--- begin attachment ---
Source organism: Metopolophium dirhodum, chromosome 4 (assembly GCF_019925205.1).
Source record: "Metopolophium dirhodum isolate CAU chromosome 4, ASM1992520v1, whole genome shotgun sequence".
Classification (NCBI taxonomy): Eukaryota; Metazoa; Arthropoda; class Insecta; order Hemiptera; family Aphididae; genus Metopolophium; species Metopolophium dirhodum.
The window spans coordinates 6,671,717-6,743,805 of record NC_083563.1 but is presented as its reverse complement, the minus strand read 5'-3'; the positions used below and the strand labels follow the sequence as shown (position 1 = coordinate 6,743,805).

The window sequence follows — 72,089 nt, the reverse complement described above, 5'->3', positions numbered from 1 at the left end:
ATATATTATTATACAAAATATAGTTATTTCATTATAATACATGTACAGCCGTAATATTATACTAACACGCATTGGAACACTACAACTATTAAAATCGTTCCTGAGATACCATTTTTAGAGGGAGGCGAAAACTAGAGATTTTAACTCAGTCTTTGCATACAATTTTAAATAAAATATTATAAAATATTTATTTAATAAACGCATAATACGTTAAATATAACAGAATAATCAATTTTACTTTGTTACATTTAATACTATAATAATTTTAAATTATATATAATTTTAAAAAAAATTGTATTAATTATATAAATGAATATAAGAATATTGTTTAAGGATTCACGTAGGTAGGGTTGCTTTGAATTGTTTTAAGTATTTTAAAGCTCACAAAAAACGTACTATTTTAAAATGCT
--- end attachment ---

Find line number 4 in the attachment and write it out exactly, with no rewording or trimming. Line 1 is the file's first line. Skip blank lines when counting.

The window spans coordinates 6,671,717-6,743,805 of record NC_083563.1 but is presented as its reverse complement, the minus strand read 5'-3'; the positions used below and the strand labels follow the sequence as shown (position 1 = coordinate 6,743,805).